The 2001 foot and mouth disease epidemic in the United Kingdom: animal welfare perspectives
S.M. Crispin, P.A. Roger, H. O’Hare & S.H. Binns
Rev. sci. tech. Off. int. Epiz., 2002, 21 (3), 877-883 pdf
"The management of the foot and mouth disease (FMD) epidemic which occurred in the United Kingdom (UK) in 2001 resulted in widespread animal welfare problems. These problems arose firstly because of the large numbers of animals slaughtered to bring the epidemic under control, which meant that the conditions under which animals were slaughtered and the manner in which this was carried out often breached regulations concerning welfare at slaughter.
Secondly, the restrictions imposed on movements, especially animal movements, resulted in what appeared to be readily avoidable difficulties with livestock dying from, for example, food shortages and pregnant animals giving birth under unsuitable conditions.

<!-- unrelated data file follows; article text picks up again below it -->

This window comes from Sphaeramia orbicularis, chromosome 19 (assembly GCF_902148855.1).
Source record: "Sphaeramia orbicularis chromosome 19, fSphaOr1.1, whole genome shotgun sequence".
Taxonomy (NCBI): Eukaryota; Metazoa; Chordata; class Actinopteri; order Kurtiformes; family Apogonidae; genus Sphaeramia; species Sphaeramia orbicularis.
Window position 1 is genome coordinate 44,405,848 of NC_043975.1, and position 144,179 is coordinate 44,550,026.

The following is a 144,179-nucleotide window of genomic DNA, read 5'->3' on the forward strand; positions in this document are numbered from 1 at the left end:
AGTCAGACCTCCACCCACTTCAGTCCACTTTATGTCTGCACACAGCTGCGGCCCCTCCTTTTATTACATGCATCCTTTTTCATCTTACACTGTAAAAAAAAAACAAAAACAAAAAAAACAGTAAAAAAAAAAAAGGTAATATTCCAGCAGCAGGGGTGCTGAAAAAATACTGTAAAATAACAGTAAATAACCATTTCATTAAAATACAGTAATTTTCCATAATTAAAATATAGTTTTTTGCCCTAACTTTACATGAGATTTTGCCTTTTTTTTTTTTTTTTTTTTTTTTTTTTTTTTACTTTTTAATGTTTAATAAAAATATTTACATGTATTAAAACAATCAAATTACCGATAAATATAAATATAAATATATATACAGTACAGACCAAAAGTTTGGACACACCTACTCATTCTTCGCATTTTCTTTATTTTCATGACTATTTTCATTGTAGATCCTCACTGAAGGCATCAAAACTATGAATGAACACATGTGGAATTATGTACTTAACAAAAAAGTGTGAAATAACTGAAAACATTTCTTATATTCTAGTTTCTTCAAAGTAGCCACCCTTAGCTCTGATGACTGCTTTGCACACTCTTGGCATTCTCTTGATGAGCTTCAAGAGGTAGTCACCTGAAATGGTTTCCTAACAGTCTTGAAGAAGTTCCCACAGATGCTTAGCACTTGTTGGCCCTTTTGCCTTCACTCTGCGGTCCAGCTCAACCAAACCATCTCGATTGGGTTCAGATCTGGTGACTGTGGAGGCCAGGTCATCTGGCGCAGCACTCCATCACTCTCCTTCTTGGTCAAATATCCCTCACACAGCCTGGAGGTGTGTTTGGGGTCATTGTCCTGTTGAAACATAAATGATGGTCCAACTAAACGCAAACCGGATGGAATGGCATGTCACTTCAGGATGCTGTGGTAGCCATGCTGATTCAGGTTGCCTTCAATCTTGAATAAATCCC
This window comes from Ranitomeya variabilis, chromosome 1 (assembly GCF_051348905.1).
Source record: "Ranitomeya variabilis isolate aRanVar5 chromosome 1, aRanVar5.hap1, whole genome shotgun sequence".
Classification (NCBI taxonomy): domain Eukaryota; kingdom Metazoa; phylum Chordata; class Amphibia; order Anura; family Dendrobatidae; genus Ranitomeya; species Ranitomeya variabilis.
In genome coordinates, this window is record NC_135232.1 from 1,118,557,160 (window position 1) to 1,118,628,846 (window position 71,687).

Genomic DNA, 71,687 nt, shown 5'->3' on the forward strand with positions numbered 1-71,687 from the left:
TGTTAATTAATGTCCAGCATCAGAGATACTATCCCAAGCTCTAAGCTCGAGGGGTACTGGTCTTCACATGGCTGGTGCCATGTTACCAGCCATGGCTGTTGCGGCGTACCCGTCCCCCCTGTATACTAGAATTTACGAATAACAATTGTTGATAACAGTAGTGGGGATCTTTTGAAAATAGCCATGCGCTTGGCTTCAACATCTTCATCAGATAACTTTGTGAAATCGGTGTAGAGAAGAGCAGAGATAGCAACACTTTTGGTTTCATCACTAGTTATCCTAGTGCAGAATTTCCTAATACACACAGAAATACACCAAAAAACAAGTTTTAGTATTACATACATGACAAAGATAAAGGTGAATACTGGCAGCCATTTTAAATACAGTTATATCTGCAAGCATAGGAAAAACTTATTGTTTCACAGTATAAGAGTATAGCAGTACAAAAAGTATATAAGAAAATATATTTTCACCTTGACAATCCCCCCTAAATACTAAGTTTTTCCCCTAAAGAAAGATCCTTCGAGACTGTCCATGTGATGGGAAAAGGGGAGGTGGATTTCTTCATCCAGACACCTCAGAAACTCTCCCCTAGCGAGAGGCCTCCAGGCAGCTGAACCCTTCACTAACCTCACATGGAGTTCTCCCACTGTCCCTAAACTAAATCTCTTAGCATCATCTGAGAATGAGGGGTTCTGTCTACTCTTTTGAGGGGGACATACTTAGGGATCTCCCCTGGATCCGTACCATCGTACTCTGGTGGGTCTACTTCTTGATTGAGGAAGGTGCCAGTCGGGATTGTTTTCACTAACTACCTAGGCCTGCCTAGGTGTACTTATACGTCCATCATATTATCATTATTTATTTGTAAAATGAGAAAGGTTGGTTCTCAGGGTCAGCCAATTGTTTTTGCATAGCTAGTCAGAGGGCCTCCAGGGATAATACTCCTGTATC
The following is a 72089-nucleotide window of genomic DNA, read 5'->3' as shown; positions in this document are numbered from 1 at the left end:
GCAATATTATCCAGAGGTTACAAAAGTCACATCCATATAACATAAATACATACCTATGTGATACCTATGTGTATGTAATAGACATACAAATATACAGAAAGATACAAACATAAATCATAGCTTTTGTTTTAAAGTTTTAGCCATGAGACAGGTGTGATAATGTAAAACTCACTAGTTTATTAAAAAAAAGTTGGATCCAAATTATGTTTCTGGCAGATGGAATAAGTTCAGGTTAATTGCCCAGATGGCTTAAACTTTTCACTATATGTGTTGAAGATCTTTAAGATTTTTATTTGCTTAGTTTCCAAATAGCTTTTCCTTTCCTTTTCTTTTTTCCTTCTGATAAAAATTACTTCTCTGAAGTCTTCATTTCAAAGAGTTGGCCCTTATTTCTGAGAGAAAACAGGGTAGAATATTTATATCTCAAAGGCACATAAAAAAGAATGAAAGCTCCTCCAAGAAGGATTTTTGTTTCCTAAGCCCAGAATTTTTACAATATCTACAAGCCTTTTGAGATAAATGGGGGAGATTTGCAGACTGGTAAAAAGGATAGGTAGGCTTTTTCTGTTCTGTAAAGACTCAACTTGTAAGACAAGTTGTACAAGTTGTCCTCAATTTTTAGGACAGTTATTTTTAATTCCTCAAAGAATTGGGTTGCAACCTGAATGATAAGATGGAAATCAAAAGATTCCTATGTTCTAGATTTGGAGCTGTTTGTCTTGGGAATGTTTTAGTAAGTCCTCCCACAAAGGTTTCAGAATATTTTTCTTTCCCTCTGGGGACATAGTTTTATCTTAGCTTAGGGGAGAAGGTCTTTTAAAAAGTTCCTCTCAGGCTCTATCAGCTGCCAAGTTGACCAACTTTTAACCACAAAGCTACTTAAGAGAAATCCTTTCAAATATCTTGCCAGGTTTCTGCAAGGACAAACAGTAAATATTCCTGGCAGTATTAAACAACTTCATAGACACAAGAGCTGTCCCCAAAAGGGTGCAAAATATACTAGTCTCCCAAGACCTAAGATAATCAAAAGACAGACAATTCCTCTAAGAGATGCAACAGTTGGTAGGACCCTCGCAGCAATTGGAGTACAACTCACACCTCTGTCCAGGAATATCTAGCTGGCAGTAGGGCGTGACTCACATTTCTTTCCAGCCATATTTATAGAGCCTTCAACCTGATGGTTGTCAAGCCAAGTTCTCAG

This brief review is based on the personal experiences of the authors as well as relevant observations and reports from a variety of sources....
....The Farm Animal
Welfare Council has already produced a report on the animal
welfare issues that were a cause for concern during the 2001
FMD epidemic (13). This report recommended that detailed
strategies for killing in the field of animals of all species...
..The bureaucracy and understaffing of the State Veterinary
Service precluded clear directions and unequivocal
dissemination of information and this had deleterious effects on
animal welfare. Apart from the time taken to obtain rulings on
matters of welfare concern from the National Disease
Emergency Control Centre in London, the inflexible licensing
system exacerbated animal suffering. For example, animals
were sometimes denied the opportunity of moving from
heavily grazed pasture to a neighbouring field with fresh
pasture, despite negligible risk of disease transmission. In a
normal, non-emergency situation, these conditions would have
led to prosecution under the Protection of Animals Act of 1911
(1) or the Agriculture (Miscellaneous Provisions) Act of 1968
(2). A matter of great concern is that the licensing arrangements
rarely left provision for veterinary risk assessment, especially
when so many of the decisions that should have been taken
required only a modicum of common sense and involved no
risk of disease spread...."